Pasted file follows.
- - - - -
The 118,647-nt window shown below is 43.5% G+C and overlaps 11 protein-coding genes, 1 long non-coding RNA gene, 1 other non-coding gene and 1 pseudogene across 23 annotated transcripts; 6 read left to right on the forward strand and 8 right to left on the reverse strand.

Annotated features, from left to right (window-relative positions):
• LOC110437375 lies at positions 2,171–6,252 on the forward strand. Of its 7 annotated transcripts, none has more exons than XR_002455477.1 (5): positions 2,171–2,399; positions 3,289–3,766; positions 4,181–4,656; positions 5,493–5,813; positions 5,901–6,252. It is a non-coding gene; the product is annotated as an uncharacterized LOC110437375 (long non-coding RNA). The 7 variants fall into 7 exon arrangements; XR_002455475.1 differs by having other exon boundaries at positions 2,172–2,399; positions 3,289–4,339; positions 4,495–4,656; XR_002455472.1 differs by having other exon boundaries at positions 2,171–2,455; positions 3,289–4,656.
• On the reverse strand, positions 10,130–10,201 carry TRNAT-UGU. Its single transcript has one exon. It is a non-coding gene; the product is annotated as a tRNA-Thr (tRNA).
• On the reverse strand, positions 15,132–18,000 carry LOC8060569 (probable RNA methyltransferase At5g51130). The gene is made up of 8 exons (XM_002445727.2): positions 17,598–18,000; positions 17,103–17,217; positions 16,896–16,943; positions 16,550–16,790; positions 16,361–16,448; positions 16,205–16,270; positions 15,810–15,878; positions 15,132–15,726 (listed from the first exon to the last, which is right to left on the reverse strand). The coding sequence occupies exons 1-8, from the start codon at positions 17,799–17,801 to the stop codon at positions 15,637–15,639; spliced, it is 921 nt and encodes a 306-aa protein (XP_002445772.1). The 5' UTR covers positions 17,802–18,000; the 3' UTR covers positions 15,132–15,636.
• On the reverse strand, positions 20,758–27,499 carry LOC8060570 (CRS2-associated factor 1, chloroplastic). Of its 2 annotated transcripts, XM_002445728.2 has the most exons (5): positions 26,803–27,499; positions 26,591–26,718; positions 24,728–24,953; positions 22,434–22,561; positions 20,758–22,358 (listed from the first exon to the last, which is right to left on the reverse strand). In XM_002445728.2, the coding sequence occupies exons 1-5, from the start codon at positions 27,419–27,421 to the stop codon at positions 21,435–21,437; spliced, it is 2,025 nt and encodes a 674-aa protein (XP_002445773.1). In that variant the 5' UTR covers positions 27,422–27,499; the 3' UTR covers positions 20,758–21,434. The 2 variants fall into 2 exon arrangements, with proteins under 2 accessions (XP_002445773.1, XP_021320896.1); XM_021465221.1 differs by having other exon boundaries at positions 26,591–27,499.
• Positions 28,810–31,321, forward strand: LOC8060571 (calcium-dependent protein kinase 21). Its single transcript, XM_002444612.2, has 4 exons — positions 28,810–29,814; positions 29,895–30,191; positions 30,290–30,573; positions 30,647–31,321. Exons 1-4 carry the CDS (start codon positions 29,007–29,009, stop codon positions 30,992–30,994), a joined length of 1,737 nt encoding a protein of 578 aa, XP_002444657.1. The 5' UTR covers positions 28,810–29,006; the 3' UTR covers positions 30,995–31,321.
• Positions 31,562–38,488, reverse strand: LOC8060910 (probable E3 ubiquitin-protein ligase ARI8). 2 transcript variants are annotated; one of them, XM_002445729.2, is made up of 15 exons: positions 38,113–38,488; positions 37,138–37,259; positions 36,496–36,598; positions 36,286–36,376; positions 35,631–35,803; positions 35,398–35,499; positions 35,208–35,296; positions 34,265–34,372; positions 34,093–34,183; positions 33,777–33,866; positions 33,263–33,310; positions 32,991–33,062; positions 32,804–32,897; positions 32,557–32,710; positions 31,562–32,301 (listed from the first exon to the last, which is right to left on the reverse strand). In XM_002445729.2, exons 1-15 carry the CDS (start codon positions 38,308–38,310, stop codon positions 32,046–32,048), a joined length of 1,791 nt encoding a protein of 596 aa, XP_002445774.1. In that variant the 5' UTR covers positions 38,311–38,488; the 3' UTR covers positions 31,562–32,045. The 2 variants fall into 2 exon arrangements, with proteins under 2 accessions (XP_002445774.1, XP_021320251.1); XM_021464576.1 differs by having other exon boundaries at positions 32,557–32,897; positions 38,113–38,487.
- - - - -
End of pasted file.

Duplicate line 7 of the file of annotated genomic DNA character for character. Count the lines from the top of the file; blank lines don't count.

• Positions 28,810–31,321, forward strand: LOC8060571 (calcium-dependent protein kinase 21). Its single transcript, XM_002444612.2, has 4 exons — positions 28,810–29,814; positions 29,895–30,191; positions 30,290–30,573; positions 30,647–31,321. Exons 1-4 carry the CDS (start codon positions 29,007–29,009, stop codon positions 30,992–30,994), a joined length of 1,737 nt encoding a protein of 578 aa, XP_002444657.1. The 5' UTR covers positions 28,810–29,006; the 3' UTR covers positions 30,995–31,321.